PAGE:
150 Years in the Making

The landmark anniversary history tome Hope College at 150 has so large a story to tell that it fills not one volume but two.

Subtitled “Anchored in Faith, Educating for Leadership and Service in a Global Society,” the 1,410-page magnum opus has been published in paired hardcovers by the college’s Van Raalte Press as part of the Historical Series of the Reformed Church in America. The editor and primary author is Dr. Jacob E. Nyenhuis, who is provost emeritus and professor of classics emeritus, and director of the A.C. Van Raalte Institute, with multiple chapters written by current and former faculty and staff as well as alumni, all with long associations with Hope.

De Hope Printing Office and Al Kamferbeek Ben-Kamferbeek William Klasses Rokus Kanters

Hope College at 150: Anchored in Faith, Educating for Leadership and Service in a Global Society is the first comprehensive history of the college, which was chartered in 1866, since A Century of Hope was published in 1968. A Century of Hope followed the college’s 1966 centennial celebration, and Hope College at 150 follows Hope’s 2016 sesquicentennial year.

Hope College at 150 carries the college’s story from its chartering through the sesquicentennial, but some of the chronicle extends well beyond 2016. To provide an accessible narrative as well as a lasting resource for researchers, the volumes are organized into nine thematic chapters complemented by 12 detailed appendices, and illustrated with hundreds of photographs, most in color.

“What I set out to do was tell the fascinating story of Hope College from its conception to the present day, and to record for posterity a great deal of information that would prove useful,” said Nyenhuis, who has been at the college for 44 years, noting that planning for the book began more than a decade ago. “I tried to put in, as much as possible, not only a record of what has happened but also some key historical documents and the record of how things have changed.”


“The trajectory of Hope College is not a continuous upward path — there are zigs and zags along the way,” he said. “But the contrast between the simple beginnings and where we are in the second decade of the 21st century is tremendous.”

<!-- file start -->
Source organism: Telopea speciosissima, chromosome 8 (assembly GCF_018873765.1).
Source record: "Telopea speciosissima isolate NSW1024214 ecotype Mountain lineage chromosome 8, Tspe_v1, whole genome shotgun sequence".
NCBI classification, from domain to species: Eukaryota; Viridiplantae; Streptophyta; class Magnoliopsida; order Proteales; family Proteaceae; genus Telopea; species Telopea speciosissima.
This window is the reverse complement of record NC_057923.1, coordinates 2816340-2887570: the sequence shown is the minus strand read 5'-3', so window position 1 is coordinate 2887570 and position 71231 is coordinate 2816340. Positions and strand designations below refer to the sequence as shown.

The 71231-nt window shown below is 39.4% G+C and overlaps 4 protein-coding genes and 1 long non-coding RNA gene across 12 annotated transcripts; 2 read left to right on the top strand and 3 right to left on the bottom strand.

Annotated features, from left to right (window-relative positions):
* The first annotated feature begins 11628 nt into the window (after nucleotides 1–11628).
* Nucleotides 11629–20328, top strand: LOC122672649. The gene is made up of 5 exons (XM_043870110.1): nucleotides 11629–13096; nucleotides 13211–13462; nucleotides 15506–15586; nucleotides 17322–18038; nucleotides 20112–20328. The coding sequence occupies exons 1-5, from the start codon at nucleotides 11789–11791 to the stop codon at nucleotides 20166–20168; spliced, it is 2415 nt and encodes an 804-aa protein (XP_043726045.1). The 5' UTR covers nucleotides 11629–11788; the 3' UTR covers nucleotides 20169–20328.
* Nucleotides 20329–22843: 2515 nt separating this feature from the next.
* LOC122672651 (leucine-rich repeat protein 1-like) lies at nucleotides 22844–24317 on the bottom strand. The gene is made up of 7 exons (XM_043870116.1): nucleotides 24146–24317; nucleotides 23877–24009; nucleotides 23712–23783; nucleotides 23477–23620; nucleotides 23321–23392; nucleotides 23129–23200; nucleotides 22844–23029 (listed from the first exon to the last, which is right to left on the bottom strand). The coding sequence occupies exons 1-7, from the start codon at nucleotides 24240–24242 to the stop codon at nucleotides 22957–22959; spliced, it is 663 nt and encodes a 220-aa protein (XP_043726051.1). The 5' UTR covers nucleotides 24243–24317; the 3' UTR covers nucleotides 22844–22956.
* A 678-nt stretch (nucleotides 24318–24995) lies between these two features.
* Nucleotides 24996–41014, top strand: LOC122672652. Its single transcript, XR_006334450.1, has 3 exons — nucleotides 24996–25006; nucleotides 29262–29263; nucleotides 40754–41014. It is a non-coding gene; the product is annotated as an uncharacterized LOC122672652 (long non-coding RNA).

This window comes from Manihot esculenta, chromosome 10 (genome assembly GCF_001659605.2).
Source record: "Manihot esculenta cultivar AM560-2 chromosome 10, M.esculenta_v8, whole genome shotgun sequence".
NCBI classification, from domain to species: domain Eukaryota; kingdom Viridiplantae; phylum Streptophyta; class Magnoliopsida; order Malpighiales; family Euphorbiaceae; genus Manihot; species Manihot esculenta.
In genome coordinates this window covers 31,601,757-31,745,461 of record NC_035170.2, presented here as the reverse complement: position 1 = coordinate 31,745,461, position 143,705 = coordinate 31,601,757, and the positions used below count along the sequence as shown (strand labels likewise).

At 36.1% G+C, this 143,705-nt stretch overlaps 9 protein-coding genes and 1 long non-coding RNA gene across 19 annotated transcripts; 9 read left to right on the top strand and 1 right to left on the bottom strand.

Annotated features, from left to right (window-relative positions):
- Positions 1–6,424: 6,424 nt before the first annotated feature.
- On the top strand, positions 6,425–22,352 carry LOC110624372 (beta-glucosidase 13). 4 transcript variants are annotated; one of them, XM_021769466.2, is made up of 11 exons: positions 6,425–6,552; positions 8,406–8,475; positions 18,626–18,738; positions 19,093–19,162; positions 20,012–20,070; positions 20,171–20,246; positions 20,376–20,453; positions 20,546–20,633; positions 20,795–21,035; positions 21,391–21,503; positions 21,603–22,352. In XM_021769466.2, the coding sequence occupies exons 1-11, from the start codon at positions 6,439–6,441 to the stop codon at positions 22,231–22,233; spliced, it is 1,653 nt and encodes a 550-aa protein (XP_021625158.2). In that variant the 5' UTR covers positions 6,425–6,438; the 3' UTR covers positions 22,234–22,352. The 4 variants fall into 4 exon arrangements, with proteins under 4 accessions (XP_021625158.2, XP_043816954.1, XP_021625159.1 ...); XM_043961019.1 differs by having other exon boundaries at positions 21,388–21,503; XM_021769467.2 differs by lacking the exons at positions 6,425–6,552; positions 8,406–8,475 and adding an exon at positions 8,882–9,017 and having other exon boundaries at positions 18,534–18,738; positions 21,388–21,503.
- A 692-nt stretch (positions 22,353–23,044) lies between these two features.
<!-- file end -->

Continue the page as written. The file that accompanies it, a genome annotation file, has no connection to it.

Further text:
Hope traces its origins to the Pioneer School, a Christian secondary school founded in 1851 by the Rev. Albertus C. Van Raalte as the Holland community’s first educational institution. In 1855, the Pioneer School evolved into the Holland Academy, which in 1862 enrolled its first college class. Hope was chartered by the State of Michigan on May 14, 1866, the date that the college uses for anchoring its anniversaries.

West Hall Female Residents, 1947

The college’s Class of 1866 had eight graduates. This year’s graduating Class of 2019 had 713. Featured in Colleges That Change Lives: 40 Schools That Will Change the Way You Think About Colleges, Hope has received national acclaim on multiple measures through the years and is nationally respected as a pioneer and leader in providing an outstanding education by engaging undergraduate students in inquiry-based learning through collaborative research with faculty mentors.

The thematic chapters cover the academic program, architecture, finances, sports, student life, diversity and inclusion, the alumni association, and the relationship between the college and the Reformed Church in America. The appendices include a listing of all the faculty (and their progress through the academic ranks), profiles of presidents and senior leaders, a history of all the student organizations, 150 years of enrollment and financial data, lists of endowed professorships, notable alumni, honorary degree and other award recipients, college songs and strategic plans. The name index includes some 6,000 names, and the subject index runs to 60 pages.

In addition to Nyenhuis, the authors are: Dr. Michael J. Douma ’04, Alfredo M. Gonzales ’76, Dr. John E. Jobson ’95, Dr. James C. Kennedy, Thomas L. Renner ’67, Dr. Robert P. Swierenga, Scott Travis ’06, and the Rev. Dr. Dennis N. Voskuil. Additional research was conducted by Dr. Elton J. Bruins ’50 and Mackenzie Schumborg ’16. The editorial associate and copy editor was JoHannah Karachy ’83 Smith, custom-created maps were by Mark Cook ’73, layout and design were by Russell L. Gasero ’73, and the cover design was by Willem Mineur. (More is available online about the authors and production team.)

Hope College at 150: Anchored in Faith, Educating for Leadership and Service in a Global Society costs $100, and is available through the Hope College Bookstore, which can be visited online at bookstore.hope.edu or called at 616-395-7833.